Thursday, December 11, 2008

Going to the Grandparents for Christmas

This is all 11 of the grandkids taken around 1967

We used to travel to my Mother's hometown for Christmas. She and her only sister grew up in Jewell, Kansas. My Aunt and Uncle had 7 children, and our family had 4 children. When we all met up at the Grandparents home that would make a grand total of 17 people! My Grandparents had a nice fairly large home with a full basement which they had set up enough beds for all of us cousins to sleep. All the grown-ups would stay up stairs. This led to many a fun-fest for us kids, we only got to see each other maybe twice a year so when we did get together it was pretty wild!

Grandmother Palmer reading a night time story. Notice the porch swing on the right.

There were many things to do in that basement. We had an old trunk full of old clothing, dresses, furs, hats and such that we could dress up and have fashion shows. We had a box of all sorts of toys, some homemade and some store brought, for others to play with. There were all sorts of nooks and crannies that we could hide out in during a game of hide and seek. There was also a vast library of Little Golden Books purchased for the younger kids, and many old books (history, reference, and encyclopedias) my Grandfather had collected if we wanted to read. There was even an old record player with mostly the old 33 or 78 records. We even had an old porch swing hung in the basement for us to swing on! When it was time to sleep my Grandmother would always sit in a rocker and wait for us to settle down and go to sleep. There was no talking allowed or you might hear your name and a shuss. To this day I can hear the creaking as she rocked! Another thing I remember is that for quite a long time there was only one bathroom if that house and it was upstairs. Can you imagine, all those folks and one bathroom!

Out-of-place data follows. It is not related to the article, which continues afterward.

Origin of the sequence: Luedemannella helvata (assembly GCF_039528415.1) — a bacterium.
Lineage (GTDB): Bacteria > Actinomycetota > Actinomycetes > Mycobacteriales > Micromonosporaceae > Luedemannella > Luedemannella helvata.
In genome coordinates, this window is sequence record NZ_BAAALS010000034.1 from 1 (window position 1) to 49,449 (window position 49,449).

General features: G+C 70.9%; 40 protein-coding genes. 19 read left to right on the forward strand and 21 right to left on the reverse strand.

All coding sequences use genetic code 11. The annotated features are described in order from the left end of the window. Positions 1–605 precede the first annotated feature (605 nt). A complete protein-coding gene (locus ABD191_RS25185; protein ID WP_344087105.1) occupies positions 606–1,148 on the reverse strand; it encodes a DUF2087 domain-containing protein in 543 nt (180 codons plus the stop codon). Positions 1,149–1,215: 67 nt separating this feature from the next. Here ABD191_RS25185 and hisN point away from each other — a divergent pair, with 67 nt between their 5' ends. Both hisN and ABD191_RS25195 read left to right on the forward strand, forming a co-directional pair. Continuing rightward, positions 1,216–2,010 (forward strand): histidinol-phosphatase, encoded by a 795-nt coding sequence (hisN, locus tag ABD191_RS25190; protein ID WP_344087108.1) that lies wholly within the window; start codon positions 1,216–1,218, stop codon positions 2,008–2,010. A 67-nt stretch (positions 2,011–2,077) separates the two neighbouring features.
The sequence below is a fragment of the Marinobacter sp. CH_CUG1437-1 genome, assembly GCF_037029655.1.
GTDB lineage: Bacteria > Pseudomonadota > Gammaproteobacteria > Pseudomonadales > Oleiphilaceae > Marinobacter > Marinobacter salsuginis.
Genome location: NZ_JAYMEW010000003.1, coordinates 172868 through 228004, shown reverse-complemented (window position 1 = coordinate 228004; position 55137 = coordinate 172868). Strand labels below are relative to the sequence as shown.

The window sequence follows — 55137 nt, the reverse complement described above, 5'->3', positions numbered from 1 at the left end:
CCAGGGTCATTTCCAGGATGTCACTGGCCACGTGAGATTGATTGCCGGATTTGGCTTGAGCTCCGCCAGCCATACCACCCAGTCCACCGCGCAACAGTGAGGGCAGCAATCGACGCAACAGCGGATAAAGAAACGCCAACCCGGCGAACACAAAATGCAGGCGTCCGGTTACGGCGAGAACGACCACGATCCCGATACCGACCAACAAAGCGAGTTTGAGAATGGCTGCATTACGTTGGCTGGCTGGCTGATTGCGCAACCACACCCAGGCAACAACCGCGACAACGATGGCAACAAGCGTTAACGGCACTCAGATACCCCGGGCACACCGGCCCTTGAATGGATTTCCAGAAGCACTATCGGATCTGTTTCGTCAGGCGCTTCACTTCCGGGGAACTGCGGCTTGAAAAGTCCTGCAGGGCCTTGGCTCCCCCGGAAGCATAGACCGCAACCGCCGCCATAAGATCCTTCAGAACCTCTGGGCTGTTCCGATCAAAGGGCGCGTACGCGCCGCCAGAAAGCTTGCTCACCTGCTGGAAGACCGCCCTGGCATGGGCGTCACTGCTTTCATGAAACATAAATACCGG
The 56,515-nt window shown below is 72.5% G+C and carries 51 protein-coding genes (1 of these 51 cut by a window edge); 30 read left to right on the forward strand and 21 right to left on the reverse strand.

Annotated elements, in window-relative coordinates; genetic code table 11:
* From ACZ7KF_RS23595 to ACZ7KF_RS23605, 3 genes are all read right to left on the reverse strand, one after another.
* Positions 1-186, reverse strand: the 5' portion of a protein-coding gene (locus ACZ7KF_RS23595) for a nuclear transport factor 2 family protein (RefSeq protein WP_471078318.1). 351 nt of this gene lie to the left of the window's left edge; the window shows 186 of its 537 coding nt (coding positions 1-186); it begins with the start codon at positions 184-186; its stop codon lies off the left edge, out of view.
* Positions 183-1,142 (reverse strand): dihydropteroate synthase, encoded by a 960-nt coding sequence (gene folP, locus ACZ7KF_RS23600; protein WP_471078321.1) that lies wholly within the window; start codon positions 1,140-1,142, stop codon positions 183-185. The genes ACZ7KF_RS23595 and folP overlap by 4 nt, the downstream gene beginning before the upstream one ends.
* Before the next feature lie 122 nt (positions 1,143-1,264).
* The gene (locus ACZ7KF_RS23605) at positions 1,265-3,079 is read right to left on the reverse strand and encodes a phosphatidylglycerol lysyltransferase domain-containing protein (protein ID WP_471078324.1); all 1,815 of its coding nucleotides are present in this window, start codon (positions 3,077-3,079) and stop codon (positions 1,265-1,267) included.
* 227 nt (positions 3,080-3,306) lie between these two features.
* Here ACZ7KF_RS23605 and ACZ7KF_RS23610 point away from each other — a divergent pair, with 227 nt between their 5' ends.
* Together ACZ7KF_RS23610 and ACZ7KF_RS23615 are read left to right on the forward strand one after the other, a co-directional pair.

An early family picture. My folks on the left, Grandparents sitting, and then Aunt and Uncle on the right

My Grandparents were pretty old fashioned and expected us to be little gentlemen and ladies while we were there, you didn't talk back and you followed orders or you might get that stern look that only grandparents can get away with. They were really wonderful loving people that had a very high standing in their community so you couldn't act up while in town either. If you did, someone would be watching and of course parents would be told and then your name was mud.

This is inside the Jewell County Rebpulican office

My Grandfather, Everett was the Editor/Owner of the Jewell County Republican Newspaper. He had followed in the footsteps of his father, W. C. Palmer in that respect, the Palmer family owned the paper from 1870 through 1965. I can remember going to the newspaper office to watch him work, which was very interesting indeed. They use the old Linotype press to publish a weekly paper and it was truly a family affair, my Grandfather's brother, Randy was the guy that set up blocks of type in the proper layout for the paper. My Aunt tells me he could read that stuff when it was upside down and backwards. You could always find your name in the local section as the grand-kids being in town was always news to the town people. I always felt just a little famous when I was there because everyone always knew who we were and would speak to us.

My Grandmother was bookkeeper, homemaker, event coordinator of the family and she always had something fun and interesting set up for us to do. She was an excellent cook and put on some wonderful dinners for us all. Always setting the dining table with tablecloth, silver and formal dishes for us to use. Of course, us kids were required to help out in some way, doing the silverware, delivering food dishes to the table, or more likely peeling potatoes or snapping beans. Some of the older kids were required to wash dishes after dinner too. None of us minded these chores because it was just something that had to be done and it was such a treat to all be together.
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